Gottheimer: They have the votes to tank it, and they’re holding the president’s priority hostage, which I don’t understand. If I told you how many calls we’re getting from the hardworking men and women of labor, all across the state of New Jersey, who are saying, “Why don’t you just pass it so we can get these jobs moving?” I support moving forward on reconciliation, and we’re obviously going to debate the differences. But there was no deal made with all of us where they came in and said, “This is how it’s going to be.” When you’ve got roads and bridges crumbling—in New Jersey, the worst on-time train system in the country is getting massive help for mass transit—to hold that back and use it as a political football, I just don’t understand.

Berman: Aren’t you doing the same thing? Aren’t you holding a hostage yourself in return by holding up the budget resolution and saying you’re not going to vote for that until the infrastructure bill passes?

Gottheimer: No, not at all, because they’ve announced for months that they’re not going to bring infrastructure to the floor. For months, many of my colleagues have said they won’t vote for the infrastructure package if they don’t get what they want in the reconciliation package. I’ve literally said to my colleagues, “Let’s vote on the infrastructure bill, and then, like, 15 minutes later we can start debate on the budget resolution and vote on it the next day.”

Berman: So if Speaker Pelosi brings up the budget resolution without first passing the infrastructure, will you vote against it, and will all eight of your colleagues vote against it?

Gottheimer: We have said that’s our position, yes. We affirmed that again this morning. I’m hopeful we’ll work this out before that vote.

Berman: Besides bringing up the infrastructure bill, is there anything else Speaker Pelosi could offer you? Is there a deal to be had that’s separate?

Gottheimer: I’m focused on the infrastructure package, and I really believe and I’m hopeful that we will work this out by the time of the vote. I’ve said multiple times I’m eager to sit down and work this out and find a way forward here.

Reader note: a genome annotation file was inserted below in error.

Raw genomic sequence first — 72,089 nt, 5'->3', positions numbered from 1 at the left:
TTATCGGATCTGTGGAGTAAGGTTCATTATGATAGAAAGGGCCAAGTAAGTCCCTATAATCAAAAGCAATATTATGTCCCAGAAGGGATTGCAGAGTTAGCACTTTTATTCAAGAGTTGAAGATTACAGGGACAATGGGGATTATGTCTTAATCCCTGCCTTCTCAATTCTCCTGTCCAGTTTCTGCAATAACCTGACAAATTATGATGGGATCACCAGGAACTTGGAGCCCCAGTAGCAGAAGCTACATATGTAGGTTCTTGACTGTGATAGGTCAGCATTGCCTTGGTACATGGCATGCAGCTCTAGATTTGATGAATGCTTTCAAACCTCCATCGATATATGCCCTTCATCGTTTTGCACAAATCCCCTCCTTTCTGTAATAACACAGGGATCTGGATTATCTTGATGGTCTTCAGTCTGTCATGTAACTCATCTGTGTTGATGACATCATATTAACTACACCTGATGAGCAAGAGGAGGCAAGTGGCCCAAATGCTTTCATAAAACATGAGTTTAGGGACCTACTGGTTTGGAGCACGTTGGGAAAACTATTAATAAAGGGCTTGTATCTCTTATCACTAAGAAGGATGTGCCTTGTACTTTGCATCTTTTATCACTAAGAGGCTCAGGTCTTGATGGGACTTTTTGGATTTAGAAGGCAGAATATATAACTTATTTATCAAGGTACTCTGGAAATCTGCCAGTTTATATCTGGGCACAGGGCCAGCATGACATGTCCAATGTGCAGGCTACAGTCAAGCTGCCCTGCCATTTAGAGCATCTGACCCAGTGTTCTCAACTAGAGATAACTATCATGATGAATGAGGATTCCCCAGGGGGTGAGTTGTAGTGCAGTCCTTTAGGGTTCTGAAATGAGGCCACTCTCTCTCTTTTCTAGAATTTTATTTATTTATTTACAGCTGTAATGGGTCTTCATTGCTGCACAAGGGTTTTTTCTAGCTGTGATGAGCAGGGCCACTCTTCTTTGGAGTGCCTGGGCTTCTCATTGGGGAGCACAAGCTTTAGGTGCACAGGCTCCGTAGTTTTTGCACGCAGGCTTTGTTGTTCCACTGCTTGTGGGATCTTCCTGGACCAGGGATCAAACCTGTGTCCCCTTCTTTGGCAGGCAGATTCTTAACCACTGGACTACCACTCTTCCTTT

Berman: Are you confident that your colleagues are firmly with you here? Pelosi has been an expert at getting votes. Do you think she’s going to try to pick you off one by one and get this through?

Gottheimer: Folks are certainly working really hard on that.

Berman: On the reconciliation bill, could you vote for a $3.5 trillion bill? Is that too much for you, or do you have other concerns with it?

Gottheimer: I can’t really comment until I see the legislation. There’s lots in there that I support, like clean energy; child care; immigration reform; Medicare dental, vision, and hearing—so many items in there that are key priorities of ours and mine. Are there other things on the revenue-raiser side that I’m concerned about, that I need to see the details on? Sure. But I’ve got to see the specifics. Right now there’s just a top-line outline.

Berman: The basic premise here from many Democrats is that voters will reward bold, even costly legislative action, and that they care more about results than they do about bipartisanship for its own sake. Do you think they’re misreading voters?

Gottheimer: You’d never do bipartisanship for the sake of bipartisanship. Bipartisanship is a means to achieving what’s best for the American people. But if you don’t talk to others, you can never get there. You have to actually spend time working together to find commonsense, reasonable solutions. That’s what the Problem Solvers Caucus is all about. There’s plenty we disagree on. The key is finding places we agree on. And I think we should do more of that in this country.

Berman: Are you concerned that Democrats are risking going too big with this $3.5 trillion bill? Is there a point where voters will say “You are spending too much. You are increasing the deficit too much”?

Gottheimer: I think we have to be very mindful of what we are spending and what it’s for. That’s why you actually have these debates. I believe the infrastructure package is right on target. I think voters will reward Democrats or Republicans for delivering a key item for the country. I think we’re going to have to have the same debate on reconciliation and decide in the end what’s best. So I’m less focused on the number right now and much more focused on the items that will make up the package, and that’s what we should start by focusing on and then we’ll get to the number.